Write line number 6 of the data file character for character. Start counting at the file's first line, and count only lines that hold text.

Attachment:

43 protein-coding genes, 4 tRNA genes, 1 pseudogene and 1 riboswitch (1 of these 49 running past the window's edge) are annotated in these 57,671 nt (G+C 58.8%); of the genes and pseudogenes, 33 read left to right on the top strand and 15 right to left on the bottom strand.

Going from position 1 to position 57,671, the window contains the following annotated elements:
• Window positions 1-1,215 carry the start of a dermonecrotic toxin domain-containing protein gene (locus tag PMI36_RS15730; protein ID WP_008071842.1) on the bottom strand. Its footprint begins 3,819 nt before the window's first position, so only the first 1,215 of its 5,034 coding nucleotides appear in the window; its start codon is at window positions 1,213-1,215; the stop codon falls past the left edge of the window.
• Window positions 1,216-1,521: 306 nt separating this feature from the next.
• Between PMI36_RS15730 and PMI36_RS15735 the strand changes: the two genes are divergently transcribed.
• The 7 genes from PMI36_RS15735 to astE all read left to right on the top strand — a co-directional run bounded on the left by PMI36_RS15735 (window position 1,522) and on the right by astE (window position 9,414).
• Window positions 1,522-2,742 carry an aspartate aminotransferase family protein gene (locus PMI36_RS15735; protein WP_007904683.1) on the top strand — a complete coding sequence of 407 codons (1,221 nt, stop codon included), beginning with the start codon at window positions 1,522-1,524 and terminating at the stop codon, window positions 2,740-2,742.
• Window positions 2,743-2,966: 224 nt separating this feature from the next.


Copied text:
• The 7 genes from PMI36_RS15735 to astE all read left to right on the top strand — a co-directional run bounded on the left by PMI36_RS15735 (window position 1,522) and on the right by astE (window position 9,414).